Expiration of metals, commodities and agricultural futures

Discussion in 'Commodity Futures' started by travis, Jun 29, 2008.

  1. travis


    What happens if I am holding one of these futures (agricultural and such) and they reach expiration? Are they going to deliver the soybeans to my house or can I still cancel it?

    I am using IB TWS and on some of these futures there's no warning of expiration ("roll over" warning). In case I make a mistake am I going to be stuck with the physical delivery of the goods?

    I know that if the YM, ES and other futures with an underlying stock index expire there is no problem at all (no delivery). Can you please tell me what happens with futures such as the following?

    Rough rice
    Soybean meal
    Soybean oil
    Live cattle
    Feeder cattle
    Lean hogs
    Frozen Pork Belly
    FC Orange Juice "A"
    Heating oil
    Natural gas
    Cotton #2
    Coffee "C"
    Sugar #11
  2. hausse


    It is advisable to be aware of the first notice days of the contracts you hold and liquidate them before that day. You find the FND info on the websites of the exchanges. Should you be assigned delivery you can re-tender the commodity but that costs money like storage or pipeline fees and why go through the hassle? Better to exit the old contract before the FND and as long as it still has liquidity and enter another delivery.

    Long ago I overlooked a crude FND and had to take or make delivery, I forgot which. My broker handled the matter for me but it cost me enough money to make me not repeat that.
  3. travis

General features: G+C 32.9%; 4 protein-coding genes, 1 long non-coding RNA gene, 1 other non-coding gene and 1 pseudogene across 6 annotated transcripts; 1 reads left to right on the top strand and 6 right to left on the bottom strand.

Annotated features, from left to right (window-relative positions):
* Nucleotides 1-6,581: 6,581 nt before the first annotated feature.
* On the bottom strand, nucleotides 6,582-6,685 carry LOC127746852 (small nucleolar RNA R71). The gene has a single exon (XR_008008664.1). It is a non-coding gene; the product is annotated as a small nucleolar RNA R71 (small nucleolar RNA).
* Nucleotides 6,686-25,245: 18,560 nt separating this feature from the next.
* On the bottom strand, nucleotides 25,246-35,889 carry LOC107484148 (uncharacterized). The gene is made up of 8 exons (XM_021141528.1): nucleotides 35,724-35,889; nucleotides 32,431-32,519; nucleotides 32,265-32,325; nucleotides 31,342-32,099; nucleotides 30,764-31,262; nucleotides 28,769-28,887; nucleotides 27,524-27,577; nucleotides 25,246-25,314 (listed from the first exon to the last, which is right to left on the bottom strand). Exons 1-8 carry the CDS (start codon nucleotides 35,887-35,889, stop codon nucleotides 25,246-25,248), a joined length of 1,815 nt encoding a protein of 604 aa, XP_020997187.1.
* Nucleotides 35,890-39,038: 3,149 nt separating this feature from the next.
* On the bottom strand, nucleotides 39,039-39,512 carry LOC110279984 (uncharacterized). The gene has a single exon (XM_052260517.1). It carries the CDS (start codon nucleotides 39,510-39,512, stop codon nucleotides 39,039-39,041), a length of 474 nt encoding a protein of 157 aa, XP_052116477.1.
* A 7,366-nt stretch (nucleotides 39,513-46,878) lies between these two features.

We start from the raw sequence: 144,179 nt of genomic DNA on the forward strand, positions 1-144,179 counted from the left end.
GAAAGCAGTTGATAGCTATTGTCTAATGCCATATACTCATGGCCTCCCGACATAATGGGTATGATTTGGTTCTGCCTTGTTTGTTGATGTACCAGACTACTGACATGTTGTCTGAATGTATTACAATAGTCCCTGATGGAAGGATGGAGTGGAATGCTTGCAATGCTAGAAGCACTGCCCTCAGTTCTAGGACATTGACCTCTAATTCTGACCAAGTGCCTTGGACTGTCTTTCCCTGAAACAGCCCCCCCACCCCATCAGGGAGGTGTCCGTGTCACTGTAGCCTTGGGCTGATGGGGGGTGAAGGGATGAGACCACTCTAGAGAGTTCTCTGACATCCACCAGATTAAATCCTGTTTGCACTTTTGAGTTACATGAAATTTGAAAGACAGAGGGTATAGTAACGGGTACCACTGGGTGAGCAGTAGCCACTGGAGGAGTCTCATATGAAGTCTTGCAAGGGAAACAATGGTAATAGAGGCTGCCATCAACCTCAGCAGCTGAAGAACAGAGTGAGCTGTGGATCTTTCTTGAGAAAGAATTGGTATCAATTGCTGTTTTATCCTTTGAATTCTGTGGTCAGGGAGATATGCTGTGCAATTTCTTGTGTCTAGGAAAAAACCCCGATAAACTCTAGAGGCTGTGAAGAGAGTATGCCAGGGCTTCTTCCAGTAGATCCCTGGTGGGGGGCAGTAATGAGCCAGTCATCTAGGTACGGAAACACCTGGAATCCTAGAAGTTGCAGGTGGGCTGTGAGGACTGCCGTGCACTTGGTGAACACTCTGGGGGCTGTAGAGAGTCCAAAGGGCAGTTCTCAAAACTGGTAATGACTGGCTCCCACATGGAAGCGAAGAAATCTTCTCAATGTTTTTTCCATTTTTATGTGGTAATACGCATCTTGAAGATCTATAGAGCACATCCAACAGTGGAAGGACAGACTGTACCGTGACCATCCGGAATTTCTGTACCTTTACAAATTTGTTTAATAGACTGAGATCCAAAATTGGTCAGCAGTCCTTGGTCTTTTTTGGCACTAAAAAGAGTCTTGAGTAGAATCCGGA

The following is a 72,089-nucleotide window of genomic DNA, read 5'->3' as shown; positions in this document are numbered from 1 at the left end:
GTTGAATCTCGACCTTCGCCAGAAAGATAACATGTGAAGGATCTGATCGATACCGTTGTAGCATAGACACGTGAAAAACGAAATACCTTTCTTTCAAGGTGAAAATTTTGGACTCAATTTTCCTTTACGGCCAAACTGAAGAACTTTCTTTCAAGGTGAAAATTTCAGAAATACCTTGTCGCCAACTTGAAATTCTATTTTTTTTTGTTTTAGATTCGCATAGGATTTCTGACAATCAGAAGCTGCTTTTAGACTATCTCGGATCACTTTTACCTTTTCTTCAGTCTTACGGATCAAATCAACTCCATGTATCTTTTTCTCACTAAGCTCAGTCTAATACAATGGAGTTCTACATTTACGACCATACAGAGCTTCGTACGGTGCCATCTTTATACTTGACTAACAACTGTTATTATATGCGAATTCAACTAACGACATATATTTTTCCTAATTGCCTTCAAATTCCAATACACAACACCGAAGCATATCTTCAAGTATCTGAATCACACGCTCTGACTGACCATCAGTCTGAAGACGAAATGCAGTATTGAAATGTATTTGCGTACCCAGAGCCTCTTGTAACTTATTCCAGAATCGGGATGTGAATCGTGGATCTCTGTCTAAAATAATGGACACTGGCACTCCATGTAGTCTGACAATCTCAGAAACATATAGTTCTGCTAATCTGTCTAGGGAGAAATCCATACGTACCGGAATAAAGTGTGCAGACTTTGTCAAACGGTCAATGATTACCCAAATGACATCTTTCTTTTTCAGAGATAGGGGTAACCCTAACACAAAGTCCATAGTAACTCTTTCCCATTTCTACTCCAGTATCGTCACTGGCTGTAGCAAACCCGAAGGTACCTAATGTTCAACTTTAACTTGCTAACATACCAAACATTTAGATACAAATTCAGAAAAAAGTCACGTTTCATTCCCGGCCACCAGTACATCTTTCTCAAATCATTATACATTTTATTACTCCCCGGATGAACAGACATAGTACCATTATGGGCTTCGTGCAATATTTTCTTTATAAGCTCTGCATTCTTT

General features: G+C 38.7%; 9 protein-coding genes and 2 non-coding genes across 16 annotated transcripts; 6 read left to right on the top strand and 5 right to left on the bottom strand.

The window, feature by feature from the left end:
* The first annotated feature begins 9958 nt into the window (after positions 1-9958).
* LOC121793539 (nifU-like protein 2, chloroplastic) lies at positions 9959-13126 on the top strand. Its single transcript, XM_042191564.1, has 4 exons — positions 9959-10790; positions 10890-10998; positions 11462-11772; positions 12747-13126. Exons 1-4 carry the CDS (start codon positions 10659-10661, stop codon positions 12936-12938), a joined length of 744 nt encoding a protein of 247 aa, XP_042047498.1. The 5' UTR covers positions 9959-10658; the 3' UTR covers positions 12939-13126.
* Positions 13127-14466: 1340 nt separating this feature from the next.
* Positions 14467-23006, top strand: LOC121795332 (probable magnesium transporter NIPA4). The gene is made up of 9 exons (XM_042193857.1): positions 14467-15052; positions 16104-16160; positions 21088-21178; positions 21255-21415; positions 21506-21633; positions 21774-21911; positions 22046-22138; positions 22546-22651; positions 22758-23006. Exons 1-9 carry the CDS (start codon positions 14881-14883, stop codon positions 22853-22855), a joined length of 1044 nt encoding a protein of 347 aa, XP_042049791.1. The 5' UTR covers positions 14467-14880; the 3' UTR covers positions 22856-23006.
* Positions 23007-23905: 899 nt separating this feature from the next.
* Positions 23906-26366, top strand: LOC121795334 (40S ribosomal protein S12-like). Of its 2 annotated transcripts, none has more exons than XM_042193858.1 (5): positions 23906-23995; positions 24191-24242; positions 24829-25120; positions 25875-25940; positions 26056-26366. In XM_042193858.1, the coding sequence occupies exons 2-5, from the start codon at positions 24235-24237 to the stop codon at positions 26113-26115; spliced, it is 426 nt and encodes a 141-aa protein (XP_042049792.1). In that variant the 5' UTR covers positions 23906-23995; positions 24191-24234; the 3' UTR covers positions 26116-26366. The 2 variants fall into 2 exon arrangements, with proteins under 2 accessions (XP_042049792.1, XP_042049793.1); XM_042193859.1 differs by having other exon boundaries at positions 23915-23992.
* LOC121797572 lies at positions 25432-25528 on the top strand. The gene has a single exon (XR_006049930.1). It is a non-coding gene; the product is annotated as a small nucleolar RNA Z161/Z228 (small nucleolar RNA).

Thank you very much. You made an error due to distraction and you paid a lot of money for it. Ok, my question is exactly how much money do you lose if you make a mistake like that? Say you have a NYMEX CL contract - how much do you lose due to a mistake like that? 1000 dollars or more?
  4. hausse


    I think I paid about $800 per lot, 10 or 11 years ago. I can't tell you the exact procedure and how much it cost now. Likely more if I wasn't charged an unfair amount.
  5. Surdo


    ... to the best of my knowledge, electronically traded CL is financially settled now as are QM.

    Quite simple, watch the calendar for FND.

    el surdo
  6. travis


    I just wanted to make sure that if anything went wrong (I got sick, I was in a coma for a month), I wouldn't get a train full of potatoes delivered to me. 800 dollars per lot? What is that for 1 contract? Just 800 for 1 contract? As long as I don't lose 100,000 dollars, it's ok.

    So I made some calculations and finally decided that it's only worth to trade the most liquid and less correlated futures (for diversification purposes) among the ones I mentioned earlier.

    The image of the pivot table I am attaching shows that there are some strange expiration months for most of them. Can anyone explain why and if it is correct?

    (By the way, someone may suggest to trade yet other futures than the ones I mention in the table, so I do need to clarify that I am already trading YM, ES, GBL, CL, GC, EUR, GBP, JPY).
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  7. The Interactive Brokers web site says:

    If a customer has not closed out a position in a physical delivery futures contract by the Close-Out Deadline, IB may, without additional prior notification, liquidate the customer’s position in the expiring futures contract.


    Although "IB may" != "IB will", they may be just taking care of it for you automatically. They are pretty good with "automatic liquidation without prior notice". I once let a losing ZS trade fall below maintenance margin in one of my small test accounts, and they automatically liquidated it within 3 minutes.
  8. BTW, I check the below site every few days to make sure I am not forgetting any expirations or market altering announcements:


    Their other stuff requires a paid subscription but the report schedule is free.
  9. travis


    Thank you for your help.